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Tell us about the play Other Desert Cities and the character you play.
I play Lyman Wyeth, a former actor, former head of the NRC, and former ambassador to an unnamed country. In the play, my novelist daughter comes home at Christmas with news that she is about to publish a memoir dredging up a family tragedy.
What attracted you to this play and role?
It’s a great role for those of us in the “older role” portion of our careers. He is a strong family man who has taken himself out of the public limelight. A rich, opinionated, conservative, caring man who tries to be the conciliator in the family.
Do you share any traits with Lyman?
This production marks your return to Boston theater after nearly 15 years. How does it feel to be back?
Boston has always been a great place to do theater and the opportunity to come back and work on a great play with a great cast was irresistible. The fact that this is the first production of this play here makes it special.
You had a long association with the Huntington Theatre both as an actor and director during Peter Altman’s time as Artistic Director. Tell us a little bit about those years for you.
I did 20 productions over the years so they tend to blend, but working on the great plays of Shakespeare and Stoppard would certainly rank high on the list. While the Huntington didn’t have a company as such they were kind enough to keep me working.
What is interesting to me is that some of my favorite parts were not necessarily the lead roles but some of the tiny parts. You get to create something in miniature that is very satisfying. I remember a small role in The Lady from Maxim’s where I had two lines, both of which were “Yes, dear.” We were at a party. I chose to be the one man who didn’t want to be there and was horrified by the behavior and scandalous dress of the Lady.
At one point my character had to dance with her. So I decided that it distressed him so much that he had a heart attack. None of that was in the script but for some reason the director let me get away with it.
Since that time, you have appeared in theaters around the country, including a stint on Broadway in August: Osage County. Given your impressive resume, is there one Broadway stage experience that was particularly memorable to you so far?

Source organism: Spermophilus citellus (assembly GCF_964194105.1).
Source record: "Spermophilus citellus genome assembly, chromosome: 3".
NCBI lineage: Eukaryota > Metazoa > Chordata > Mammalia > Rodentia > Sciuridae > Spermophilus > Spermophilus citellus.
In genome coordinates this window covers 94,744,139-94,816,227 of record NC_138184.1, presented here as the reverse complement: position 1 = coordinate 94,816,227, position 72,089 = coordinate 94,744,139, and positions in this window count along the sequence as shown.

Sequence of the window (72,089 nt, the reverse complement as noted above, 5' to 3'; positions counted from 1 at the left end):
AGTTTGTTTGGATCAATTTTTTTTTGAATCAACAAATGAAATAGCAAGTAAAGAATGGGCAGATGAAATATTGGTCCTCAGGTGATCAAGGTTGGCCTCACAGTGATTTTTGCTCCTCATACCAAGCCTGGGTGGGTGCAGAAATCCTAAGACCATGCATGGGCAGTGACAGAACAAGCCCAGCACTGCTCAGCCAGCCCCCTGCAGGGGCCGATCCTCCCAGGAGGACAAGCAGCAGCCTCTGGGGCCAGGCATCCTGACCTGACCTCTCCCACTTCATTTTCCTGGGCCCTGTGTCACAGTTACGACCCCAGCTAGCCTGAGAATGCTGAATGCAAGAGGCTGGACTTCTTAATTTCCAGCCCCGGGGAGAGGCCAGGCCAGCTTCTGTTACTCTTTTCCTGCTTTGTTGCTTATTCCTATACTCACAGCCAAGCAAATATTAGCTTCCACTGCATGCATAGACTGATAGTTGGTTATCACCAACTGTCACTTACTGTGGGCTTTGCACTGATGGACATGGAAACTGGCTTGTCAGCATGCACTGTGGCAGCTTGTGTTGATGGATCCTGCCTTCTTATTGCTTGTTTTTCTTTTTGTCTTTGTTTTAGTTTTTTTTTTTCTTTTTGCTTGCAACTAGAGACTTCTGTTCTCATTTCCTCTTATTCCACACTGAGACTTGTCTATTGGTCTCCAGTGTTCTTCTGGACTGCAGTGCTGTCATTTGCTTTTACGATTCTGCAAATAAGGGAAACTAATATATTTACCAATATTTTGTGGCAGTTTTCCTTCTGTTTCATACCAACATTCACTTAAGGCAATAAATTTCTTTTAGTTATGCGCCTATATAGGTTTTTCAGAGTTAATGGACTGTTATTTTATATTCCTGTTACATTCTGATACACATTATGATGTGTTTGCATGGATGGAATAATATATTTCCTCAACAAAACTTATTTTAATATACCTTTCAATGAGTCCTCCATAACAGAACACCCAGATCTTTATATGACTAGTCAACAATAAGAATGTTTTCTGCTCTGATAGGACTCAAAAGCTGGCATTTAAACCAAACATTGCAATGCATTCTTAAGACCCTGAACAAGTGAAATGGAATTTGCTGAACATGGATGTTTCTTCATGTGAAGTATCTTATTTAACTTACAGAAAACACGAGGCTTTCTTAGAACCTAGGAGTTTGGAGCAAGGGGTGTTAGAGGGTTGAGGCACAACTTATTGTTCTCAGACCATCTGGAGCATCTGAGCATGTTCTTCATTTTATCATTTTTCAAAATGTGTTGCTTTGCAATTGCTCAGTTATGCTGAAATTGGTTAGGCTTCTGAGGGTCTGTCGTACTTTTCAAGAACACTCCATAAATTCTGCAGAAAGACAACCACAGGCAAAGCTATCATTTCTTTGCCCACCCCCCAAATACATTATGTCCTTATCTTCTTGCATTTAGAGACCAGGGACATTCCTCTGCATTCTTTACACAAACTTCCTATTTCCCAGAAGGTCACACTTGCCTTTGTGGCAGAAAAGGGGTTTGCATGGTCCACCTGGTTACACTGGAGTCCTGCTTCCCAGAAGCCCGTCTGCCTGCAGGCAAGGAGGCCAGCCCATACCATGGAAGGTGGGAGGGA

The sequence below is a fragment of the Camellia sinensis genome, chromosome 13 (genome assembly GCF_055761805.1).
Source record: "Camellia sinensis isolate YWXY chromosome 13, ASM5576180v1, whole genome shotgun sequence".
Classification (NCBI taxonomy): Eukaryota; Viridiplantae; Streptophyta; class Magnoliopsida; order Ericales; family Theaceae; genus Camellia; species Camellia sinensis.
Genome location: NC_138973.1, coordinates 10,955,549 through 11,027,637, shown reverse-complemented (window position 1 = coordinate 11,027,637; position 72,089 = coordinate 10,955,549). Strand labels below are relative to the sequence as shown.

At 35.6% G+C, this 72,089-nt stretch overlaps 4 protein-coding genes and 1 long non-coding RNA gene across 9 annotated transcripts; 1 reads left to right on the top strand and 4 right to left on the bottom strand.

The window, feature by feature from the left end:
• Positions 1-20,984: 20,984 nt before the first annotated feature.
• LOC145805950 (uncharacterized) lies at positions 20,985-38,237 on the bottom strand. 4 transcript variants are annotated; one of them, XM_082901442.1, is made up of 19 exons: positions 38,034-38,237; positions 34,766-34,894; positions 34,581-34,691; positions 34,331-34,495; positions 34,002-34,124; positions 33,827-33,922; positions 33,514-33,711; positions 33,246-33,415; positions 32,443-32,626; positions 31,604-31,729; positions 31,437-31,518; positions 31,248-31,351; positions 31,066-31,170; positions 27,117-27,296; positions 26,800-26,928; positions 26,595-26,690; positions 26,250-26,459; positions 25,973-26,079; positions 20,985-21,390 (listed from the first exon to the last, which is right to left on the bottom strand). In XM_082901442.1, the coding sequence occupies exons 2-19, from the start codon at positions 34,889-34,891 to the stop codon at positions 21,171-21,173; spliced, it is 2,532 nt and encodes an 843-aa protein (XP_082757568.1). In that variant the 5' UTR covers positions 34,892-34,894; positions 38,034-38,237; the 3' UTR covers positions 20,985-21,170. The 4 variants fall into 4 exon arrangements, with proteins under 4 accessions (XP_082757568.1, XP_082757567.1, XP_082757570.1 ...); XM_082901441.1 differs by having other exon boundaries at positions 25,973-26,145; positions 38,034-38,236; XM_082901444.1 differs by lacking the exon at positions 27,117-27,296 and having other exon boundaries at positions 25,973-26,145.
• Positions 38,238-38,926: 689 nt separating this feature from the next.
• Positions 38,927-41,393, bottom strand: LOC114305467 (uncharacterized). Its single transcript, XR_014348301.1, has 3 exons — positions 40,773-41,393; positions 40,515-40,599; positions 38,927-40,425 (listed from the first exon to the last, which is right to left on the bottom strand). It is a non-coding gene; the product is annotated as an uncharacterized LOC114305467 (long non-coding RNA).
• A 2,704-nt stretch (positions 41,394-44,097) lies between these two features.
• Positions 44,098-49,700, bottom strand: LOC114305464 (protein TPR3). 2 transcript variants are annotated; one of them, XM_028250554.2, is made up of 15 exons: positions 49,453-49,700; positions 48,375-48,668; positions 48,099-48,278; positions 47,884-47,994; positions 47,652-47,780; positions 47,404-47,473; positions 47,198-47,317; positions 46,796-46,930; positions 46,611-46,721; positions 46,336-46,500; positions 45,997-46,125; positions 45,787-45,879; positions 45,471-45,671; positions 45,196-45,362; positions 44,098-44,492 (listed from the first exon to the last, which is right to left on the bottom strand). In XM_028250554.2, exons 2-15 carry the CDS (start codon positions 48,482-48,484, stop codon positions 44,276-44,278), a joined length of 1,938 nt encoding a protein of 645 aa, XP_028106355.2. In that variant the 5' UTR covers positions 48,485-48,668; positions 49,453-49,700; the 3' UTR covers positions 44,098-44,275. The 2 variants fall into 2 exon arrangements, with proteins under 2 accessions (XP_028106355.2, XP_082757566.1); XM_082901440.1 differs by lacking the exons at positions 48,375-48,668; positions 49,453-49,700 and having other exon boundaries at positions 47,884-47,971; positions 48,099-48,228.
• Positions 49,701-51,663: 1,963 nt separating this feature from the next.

I have been blessed to have many, many opportunities with great plays and great actors and directors to work with. I have been lucky enough to be on Broadway at least once in every decade since the ‘70s (God I’m old!). My first Broadway show was Love For Love directed by Hal Prince. It was also the debut of Glenn Close, Marybeth Hurt, Peter Friedman and others as well. Pretty good company to start out with. The lead actress was let go the day before the opening and Glenn was her understudy and opened the play. Not a bad start. Not sure whatever happened to her after that…
How did you get your start as an actor?
I started professionally at the Weston Playhouse at 17. I think I got $30 per week. The first show I did in Boston was The Proposition, an improvisational show that moved to New York where I was for the next 20 years.
What would you say was the turning point in your career?
Meeting my wife at the Huntington. It was the first show I did there, Sullivan and Gilbert, and she was then a props master. I had known the set designer previously so during the technical rehearsals she would sit with him to take notes. I would sit behind them and dish. She laughed at the first (unrepeatable) joke I told and that sealed it.
Did you have a mentor who helped you along the way?
I have worked with so many brilliant actors and directors who have taught and inspired me. At college (Haverford in Pennsylvania), there was a teacher who directed the plays, Robert Buttman, who had been Christopher Frye’s secretary and was godfather to Laurence Olivier’s son, gave me great roles (including Hamlet, among others) and taught me really why we do plays and the respect that we should accord them.
Who are the actors whose work you admire? Is there someone you have modeled your career after?
We take from so many people along the way- bit of this person or that. However, an actor named John McMartin showed me how to rehearse during my first Broadway show. It was Love For Love and in rehearsal on the second day or so, he did something that was so funny and brilliant, I was bowled over. Then he never did it again during the rehearsals until the final run through. And I realized that he rehearsed the things he didn’t know how to do. So many times we repeat our favorite thing and slough over the other stuff. He showed how to use the rehearsal process.
Is there a role you still long to play?
The next one.
What advice would you give to someone just starting out in show business?
Run! Olivier once said if you can do anything else and be happy, do it. But if you can’t you’re stuck.
What are your hobbies when not on the stage?
Are you looking to stay put for a while, or will you soon be back on the road.
I live in Vermont in an area where this no professional theater so if I want (or need) to work, I still have to pack my bags.